Crux Upon Crux

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(Dated 5/4/09, shortly before college graduation.)

The lone-eyed harpy and the falsetto-faced siren are
commiserating and it does not bode well for our
misshapen protagonist.
It does not bode well at all.

Swapping war stories and cutting the same well-worn notch
in the same martyred table with the same beastly blade.
The conversation never strays and neither do the curses,
directed with purpose for punishment’s sake even though
that debt has been paid twice over.

A bottle gets passed with the blame and neither is ever
emptied.
No distractions here–this is important work.
Otherworldly, ghostly, impish, and unholy work,
the kind that’s never truly finished because it’s always
just beginning.

It would be darkest before dawn if time had any
meaning here.
But it doesn’t and it never will, least of all for the
lone-eyed harpy and the falsetto-faced siren,
who slouch diligently over their ledgers like
shadowy, fiendish bookies.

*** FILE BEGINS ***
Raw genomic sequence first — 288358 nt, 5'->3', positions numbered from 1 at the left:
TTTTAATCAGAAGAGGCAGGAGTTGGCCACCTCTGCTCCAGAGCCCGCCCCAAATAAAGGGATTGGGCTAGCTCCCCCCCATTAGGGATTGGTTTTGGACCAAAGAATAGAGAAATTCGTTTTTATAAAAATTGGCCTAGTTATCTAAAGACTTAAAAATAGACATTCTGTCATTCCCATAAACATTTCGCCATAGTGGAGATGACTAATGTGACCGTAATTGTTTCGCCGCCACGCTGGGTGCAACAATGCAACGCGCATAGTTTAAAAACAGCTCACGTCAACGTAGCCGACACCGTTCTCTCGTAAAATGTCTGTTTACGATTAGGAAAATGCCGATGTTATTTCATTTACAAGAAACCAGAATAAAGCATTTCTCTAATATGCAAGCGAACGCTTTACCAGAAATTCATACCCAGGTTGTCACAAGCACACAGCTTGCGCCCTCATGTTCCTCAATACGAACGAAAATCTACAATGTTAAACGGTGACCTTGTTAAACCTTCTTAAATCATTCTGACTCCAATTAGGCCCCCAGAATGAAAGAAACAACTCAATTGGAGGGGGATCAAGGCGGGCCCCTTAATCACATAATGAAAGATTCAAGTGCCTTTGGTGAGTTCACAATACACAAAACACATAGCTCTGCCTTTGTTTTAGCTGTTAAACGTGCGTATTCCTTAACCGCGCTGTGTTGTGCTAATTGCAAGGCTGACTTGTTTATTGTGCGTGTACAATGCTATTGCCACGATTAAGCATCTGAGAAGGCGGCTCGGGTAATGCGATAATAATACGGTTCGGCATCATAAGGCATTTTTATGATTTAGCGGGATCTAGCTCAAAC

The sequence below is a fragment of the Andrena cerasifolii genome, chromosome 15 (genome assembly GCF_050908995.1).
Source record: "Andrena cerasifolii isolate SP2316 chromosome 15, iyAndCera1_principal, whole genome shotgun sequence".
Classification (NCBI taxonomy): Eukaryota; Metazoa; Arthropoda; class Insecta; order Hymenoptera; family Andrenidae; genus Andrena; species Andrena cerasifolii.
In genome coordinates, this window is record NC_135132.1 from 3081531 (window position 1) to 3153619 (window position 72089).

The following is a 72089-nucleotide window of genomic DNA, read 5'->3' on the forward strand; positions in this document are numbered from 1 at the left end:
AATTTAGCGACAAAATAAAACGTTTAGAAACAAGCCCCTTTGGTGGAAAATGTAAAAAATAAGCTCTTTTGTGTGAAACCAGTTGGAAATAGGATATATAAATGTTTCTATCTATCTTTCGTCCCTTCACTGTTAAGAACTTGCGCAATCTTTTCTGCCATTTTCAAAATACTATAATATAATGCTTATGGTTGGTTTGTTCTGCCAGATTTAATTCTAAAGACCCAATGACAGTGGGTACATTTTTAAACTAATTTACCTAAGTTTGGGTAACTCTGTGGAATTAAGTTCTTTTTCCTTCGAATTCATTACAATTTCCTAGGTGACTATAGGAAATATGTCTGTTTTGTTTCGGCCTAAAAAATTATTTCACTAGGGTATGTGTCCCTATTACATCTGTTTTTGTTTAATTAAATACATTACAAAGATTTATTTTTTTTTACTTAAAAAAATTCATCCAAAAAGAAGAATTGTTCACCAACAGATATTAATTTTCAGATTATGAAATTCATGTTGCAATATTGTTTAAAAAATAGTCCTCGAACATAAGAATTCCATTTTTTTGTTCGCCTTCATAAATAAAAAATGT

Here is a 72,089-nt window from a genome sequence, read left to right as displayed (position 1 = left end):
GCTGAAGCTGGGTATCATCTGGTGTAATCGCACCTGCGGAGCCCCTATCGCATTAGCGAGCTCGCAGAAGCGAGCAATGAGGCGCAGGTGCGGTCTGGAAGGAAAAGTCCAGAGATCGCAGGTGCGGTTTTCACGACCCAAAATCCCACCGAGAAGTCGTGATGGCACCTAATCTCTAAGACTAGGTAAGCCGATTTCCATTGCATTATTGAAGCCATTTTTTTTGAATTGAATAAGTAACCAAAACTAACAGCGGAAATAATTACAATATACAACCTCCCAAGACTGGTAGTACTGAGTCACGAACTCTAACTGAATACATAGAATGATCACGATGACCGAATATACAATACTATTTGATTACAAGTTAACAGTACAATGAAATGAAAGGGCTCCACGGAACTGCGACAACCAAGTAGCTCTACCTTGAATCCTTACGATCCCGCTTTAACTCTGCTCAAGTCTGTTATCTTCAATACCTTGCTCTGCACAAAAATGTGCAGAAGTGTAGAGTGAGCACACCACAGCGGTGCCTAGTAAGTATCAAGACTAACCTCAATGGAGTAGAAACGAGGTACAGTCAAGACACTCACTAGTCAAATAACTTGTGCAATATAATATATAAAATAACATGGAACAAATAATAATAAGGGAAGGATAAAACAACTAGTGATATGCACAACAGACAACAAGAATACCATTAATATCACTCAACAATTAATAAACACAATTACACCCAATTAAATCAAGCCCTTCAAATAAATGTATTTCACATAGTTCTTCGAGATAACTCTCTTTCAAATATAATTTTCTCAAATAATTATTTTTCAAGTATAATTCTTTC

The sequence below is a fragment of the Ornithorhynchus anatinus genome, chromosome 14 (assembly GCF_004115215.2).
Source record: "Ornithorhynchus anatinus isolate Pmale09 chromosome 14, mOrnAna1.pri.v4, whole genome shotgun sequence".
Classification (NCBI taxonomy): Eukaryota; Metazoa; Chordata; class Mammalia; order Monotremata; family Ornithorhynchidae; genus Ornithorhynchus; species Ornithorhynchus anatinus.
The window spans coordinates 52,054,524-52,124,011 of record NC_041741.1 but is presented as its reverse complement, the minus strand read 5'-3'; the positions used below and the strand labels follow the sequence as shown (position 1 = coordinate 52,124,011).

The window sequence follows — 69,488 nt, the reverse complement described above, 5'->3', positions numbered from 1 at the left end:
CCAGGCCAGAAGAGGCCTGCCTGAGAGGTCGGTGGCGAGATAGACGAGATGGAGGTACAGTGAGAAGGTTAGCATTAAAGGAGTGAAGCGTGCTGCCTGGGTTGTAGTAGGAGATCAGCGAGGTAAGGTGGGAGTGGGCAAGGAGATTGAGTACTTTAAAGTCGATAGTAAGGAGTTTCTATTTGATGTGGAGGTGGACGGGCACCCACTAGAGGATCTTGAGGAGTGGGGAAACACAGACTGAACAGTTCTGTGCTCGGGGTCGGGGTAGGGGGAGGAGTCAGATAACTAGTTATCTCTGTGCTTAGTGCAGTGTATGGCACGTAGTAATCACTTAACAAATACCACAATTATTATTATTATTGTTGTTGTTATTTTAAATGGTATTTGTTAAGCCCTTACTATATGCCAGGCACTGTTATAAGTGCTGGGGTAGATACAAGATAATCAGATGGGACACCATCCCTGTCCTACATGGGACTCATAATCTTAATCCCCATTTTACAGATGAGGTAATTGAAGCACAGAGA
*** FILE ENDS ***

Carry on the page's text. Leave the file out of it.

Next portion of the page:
Forlorn transgressions pile up like filth in a rubbage heap,
all the more frightening for their number,
all the more damning for their character.
The bottle passes hands but the blame stays put.

Hot many lashes from the lone-eyed harpy?
How many floggings for the falsetto-faced siren?
How many broken bones, tender bruises, bad tattoos,
faked tears, rotting teeth, battered spirits, bloody fingers,
gray hairs, and revisionist nightmares do they demand?

How many more can I give?
My bottle’s emptied and my song remains the same.

“She’s so many women; he can’t tell the one who was his friend.
So he’s hanging on to half a heart; he can’t have the restless part
and he tells her to hasten down the wind.”
Warren Zevon: “Hasten Down The Wind”

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